All over the world, commodities exchanges are established to open up the economy through investment in solid minerals and agriculture, as well as serve as platform for investors to lessen risks in agricultural production and marketing.Commodities, under these exchanges, referred to as primary products, are raw materials extracted from the earth, undergoing little or no manufacturing or refining process.
They include fuels, agricultural products, minerals, ores, and metals, and are traded on the commodities market. They are expectedly the mainstay of emerging economies, especially African countries.A commodities exchange is a platform or market, where various commodities are traded. Most commodity markets around the world trade in agricultural products and other raw materials (like wheat, barley, sugar, maize, cotton, cocoa, coffee, milk products, pork bellies, oil, and metals).
A commodity exchange, brings together buyers and sellers of commodity price risk, permitting those who wish to reduce their exposure to price movements to transfer it to those who are looking for such exposure. Thus, it contributes to unlocking finance to the commodity sector through price risk management, as well as providing access to capital markets.Most commodity markets across the world trade in agricultural products and other raw materials. Commodities exchange usually trades in future contracts on commodities.
For instance, a farmer cultivating corn can sell a future contract on the corn, which will not be harvested for several months, and guarantee the price he will be paid when he delivers. Similarly, a breakfast cereal producer, who buys the contract, is guaranteed that the price will not go up when it is delivered.
This protects the farmer and the buyer from price rise and drop in each case. Speculators and investors also buy and sell the future contracts in attempts to make profit and provide liquidity to the system.Commodity exchanges began to emerge in Africa in the 1990s. Uganda, Zimbabwe, Kenya, Zambia and South Africa were pioneers in launching commodity exchanges. One of the most prominent examples is the Ethiopian Commodities Exchange (ECX) set up in 2008.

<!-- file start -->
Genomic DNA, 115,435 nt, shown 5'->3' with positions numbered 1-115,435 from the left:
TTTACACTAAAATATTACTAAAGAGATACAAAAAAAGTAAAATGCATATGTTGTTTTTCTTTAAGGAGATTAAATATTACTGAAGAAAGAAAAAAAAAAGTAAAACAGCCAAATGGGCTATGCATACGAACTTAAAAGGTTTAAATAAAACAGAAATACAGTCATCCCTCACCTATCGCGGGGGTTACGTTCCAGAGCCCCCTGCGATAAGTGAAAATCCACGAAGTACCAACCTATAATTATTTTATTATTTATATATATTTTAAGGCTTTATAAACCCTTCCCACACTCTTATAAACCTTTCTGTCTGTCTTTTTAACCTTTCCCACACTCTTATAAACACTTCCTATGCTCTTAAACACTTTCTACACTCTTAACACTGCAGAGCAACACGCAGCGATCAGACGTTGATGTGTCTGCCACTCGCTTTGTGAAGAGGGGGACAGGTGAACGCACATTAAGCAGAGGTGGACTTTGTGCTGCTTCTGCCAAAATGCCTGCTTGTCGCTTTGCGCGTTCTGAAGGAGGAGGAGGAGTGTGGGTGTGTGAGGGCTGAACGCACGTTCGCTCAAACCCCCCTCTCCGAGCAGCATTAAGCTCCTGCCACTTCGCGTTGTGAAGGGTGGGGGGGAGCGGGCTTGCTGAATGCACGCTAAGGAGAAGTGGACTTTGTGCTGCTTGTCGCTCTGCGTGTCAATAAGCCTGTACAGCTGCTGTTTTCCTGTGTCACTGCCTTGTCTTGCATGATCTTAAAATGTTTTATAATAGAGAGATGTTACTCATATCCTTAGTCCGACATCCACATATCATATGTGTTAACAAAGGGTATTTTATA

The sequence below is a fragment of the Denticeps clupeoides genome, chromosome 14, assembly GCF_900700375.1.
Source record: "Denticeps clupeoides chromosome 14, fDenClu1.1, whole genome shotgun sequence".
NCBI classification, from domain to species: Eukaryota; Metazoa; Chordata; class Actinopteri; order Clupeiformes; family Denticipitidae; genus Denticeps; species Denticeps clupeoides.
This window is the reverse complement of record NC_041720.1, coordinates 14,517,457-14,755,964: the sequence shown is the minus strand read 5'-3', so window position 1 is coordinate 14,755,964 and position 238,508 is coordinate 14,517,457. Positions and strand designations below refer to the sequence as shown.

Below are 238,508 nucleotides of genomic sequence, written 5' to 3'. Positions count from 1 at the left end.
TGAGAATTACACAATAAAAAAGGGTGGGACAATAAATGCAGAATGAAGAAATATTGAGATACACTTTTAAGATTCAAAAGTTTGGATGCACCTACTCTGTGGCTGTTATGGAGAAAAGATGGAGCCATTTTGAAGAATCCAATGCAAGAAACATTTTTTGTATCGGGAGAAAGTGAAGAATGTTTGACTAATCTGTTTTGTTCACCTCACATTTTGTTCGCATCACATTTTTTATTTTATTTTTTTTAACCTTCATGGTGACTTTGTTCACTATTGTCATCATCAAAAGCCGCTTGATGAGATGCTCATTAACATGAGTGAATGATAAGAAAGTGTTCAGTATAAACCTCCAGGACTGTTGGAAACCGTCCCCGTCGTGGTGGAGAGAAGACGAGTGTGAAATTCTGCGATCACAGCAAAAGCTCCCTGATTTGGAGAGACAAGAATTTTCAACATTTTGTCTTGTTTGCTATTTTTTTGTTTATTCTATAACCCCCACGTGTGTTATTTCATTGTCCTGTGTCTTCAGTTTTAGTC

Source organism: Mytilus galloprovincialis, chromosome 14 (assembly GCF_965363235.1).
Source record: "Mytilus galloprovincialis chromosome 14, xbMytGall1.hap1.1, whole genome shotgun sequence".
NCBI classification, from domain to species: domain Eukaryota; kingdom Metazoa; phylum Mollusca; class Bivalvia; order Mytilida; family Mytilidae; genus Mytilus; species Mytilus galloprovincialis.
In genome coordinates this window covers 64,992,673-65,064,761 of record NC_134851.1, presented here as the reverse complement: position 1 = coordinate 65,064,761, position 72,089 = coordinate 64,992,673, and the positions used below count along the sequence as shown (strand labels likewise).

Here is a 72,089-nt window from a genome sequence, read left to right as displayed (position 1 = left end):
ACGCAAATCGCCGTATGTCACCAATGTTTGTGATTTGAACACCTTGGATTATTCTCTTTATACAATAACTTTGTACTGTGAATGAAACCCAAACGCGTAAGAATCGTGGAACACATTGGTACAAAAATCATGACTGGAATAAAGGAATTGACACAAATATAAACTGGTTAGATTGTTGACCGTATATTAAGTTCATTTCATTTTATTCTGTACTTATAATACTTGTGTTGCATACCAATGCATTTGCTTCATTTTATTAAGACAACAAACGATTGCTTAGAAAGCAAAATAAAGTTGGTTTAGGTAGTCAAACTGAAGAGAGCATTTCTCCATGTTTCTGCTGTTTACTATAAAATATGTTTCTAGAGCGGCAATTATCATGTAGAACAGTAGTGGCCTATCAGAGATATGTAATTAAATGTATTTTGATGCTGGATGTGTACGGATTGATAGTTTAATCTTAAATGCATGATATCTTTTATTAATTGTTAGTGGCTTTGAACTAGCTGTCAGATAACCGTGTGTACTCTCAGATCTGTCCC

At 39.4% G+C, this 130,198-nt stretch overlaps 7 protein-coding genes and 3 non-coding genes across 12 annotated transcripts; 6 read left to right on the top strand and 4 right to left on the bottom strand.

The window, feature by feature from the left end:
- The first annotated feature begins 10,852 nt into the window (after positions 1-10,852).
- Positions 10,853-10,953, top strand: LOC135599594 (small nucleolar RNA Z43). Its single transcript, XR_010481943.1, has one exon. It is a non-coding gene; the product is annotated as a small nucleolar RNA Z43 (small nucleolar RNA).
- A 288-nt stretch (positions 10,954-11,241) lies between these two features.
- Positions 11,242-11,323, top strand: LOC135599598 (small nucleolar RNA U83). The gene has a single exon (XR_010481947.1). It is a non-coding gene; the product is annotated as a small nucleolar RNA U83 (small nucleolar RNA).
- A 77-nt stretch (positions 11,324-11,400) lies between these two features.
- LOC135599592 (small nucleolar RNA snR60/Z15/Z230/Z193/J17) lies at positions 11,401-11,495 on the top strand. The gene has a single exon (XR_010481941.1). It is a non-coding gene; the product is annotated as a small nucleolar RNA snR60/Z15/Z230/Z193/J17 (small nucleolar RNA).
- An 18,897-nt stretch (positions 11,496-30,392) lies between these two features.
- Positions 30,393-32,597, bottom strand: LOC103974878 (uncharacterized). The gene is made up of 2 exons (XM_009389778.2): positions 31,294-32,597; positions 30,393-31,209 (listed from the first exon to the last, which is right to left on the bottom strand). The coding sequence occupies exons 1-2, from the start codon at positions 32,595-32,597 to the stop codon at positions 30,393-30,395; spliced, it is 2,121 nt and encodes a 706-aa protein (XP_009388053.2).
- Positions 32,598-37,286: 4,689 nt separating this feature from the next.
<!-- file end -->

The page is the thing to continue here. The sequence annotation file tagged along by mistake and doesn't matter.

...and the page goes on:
Regrettably, the Nigerian Commodities Exchange (NCX) is not yet repositioned to unlock the potentials inherent in this segment of the market. At present, only two commodity exchanges are registered by the Securities and Exchange Commission (SEC) in Nigeria. Whereas the privately-owned AFEX Commodity Exchange, registered in 2014, is running against all odds, the much older government-owned NCX is still struggling to find its feat due to several challenges.
Indeed, there is an urgent need for Nigeria to have a functional commodity exchange capable of attracting investors into the agriculture value chain and enhancing job creation cannot be overstressed.To break the jinx, experts that gathered at the one day Roundtable conference on Nigerian Commodities Trading Ecosystem organised by the SEC, at the weekend, linked failure to create a vibrant commodities exchange in Nigeria to non-alignment of the activities of various participants in the entire ecosystem.
The participants include farmers, merchants, aggregators, processors/producers, commodity market operators, warehouse operators, collateral managers, banks, insurance companies, clearing houses, and logistic companies.The experts maintained that there is need for collaboration among various stakeholders in the commodities trading value chain, if the nation must unlock potential in the commodities exchange ecosystem.
According to them, hitherto, the participants in the entire ecosystem have been working in silos with a lot of disjointed approach, situation which has led to sub-optimal performance, despite the exchange’s potentials to transform the economy.The Managing Director of Nigerian Incentive–Based Risk Sharing System for Agricultural Lending (NIRSAL), Aliyu Abdulhameed,categorically stated that every single player is a member of the ecosystem.